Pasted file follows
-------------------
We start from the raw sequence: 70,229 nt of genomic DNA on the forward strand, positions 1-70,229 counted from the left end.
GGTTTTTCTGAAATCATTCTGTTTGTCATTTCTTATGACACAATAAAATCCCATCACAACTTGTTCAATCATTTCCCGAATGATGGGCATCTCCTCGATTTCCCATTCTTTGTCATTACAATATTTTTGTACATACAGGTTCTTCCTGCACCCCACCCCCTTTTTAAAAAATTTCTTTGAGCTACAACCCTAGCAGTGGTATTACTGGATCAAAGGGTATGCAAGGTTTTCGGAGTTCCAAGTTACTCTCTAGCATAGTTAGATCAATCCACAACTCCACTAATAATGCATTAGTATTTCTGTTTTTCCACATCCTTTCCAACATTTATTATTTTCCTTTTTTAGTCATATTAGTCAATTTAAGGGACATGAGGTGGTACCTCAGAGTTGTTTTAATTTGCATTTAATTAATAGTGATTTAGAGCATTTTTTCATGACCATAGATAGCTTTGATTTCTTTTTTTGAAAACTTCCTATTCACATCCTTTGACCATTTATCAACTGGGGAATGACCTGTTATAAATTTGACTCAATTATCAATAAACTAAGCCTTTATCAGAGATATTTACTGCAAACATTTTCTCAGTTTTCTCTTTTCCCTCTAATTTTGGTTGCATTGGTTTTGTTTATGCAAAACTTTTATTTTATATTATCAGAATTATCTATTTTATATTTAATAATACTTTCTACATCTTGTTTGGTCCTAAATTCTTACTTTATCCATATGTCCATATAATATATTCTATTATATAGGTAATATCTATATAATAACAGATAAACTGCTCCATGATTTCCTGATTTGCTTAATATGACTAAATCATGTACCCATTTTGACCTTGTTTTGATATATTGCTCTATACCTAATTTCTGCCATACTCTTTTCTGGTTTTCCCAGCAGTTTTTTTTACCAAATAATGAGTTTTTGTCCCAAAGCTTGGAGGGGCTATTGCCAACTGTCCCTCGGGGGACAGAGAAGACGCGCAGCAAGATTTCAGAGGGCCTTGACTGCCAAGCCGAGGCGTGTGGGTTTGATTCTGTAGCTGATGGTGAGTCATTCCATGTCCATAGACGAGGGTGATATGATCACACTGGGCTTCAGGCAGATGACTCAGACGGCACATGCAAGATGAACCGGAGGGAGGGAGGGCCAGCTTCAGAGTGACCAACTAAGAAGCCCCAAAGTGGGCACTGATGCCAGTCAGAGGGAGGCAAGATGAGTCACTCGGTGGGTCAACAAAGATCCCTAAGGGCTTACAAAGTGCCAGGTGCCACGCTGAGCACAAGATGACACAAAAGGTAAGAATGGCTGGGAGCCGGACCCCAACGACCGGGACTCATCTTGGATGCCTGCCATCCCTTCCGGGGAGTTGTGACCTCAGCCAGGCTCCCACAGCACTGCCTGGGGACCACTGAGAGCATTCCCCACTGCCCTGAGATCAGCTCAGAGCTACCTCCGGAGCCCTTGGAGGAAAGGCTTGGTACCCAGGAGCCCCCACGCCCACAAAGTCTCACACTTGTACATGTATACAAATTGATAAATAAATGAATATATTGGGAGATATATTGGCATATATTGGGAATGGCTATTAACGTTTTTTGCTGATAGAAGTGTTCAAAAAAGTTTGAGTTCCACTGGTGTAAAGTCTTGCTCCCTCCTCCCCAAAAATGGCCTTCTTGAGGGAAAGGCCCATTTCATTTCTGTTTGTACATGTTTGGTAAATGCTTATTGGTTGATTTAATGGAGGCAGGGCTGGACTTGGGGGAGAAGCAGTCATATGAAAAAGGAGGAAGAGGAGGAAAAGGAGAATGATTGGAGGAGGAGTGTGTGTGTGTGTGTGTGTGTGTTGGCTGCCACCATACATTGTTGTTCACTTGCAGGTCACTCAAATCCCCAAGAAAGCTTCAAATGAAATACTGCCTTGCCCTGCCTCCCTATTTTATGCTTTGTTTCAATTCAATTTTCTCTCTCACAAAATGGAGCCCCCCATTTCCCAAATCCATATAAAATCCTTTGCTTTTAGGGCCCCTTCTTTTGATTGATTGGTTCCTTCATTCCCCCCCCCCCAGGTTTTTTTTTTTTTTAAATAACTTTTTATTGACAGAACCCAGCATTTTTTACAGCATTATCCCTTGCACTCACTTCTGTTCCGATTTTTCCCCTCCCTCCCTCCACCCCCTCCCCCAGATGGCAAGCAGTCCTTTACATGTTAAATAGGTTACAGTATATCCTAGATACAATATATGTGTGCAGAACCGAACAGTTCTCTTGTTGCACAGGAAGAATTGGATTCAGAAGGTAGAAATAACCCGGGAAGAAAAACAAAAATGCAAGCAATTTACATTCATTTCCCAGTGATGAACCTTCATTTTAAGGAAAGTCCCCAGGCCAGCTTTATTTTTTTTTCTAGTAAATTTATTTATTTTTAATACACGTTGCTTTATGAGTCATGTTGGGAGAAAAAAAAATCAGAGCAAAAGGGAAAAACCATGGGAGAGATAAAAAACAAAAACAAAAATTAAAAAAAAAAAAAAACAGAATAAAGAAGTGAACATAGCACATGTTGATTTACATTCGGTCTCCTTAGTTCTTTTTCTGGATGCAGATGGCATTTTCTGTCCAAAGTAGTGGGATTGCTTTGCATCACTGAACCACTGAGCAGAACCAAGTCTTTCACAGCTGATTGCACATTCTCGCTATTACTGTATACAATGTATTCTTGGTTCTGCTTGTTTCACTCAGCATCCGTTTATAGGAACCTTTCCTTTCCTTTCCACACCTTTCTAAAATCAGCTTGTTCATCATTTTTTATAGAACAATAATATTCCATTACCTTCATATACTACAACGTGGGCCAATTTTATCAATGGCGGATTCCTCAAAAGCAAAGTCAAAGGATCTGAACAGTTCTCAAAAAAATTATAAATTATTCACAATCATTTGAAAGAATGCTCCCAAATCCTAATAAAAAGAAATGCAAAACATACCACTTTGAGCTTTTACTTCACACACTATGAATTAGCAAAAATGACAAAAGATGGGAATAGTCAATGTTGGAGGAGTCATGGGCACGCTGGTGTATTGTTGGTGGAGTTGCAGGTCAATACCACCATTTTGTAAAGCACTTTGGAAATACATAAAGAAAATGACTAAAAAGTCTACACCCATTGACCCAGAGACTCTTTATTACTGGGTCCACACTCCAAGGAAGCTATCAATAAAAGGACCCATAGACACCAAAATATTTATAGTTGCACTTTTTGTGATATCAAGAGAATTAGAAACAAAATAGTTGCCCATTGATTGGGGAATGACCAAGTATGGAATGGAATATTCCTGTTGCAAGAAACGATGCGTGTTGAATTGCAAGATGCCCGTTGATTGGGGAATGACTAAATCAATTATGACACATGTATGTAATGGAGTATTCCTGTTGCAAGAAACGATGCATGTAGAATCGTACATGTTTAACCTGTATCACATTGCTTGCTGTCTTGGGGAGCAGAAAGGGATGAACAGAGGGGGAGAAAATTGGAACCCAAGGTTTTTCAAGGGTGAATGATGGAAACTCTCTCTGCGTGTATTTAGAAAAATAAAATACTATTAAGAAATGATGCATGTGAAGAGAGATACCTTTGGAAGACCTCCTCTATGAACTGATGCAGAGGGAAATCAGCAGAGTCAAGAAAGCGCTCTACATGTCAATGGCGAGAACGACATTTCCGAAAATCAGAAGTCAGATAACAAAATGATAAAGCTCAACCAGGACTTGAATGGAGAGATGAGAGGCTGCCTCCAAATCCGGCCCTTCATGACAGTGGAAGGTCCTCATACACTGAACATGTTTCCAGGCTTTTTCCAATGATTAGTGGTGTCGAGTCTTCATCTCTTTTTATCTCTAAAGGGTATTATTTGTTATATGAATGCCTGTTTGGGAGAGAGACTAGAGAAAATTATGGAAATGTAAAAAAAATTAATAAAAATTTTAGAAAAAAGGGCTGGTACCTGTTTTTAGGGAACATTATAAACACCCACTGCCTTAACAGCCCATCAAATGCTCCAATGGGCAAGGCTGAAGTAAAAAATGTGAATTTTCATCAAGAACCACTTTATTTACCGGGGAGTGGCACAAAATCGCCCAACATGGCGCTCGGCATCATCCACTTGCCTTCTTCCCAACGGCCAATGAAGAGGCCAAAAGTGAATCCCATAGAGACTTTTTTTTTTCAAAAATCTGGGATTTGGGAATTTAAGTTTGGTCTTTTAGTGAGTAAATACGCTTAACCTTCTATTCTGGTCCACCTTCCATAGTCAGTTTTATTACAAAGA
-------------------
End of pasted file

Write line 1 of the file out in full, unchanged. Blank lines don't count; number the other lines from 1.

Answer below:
We start from the raw sequence: 70,229 nt of genomic DNA on the forward strand, positions 1-70,229 counted from the left end.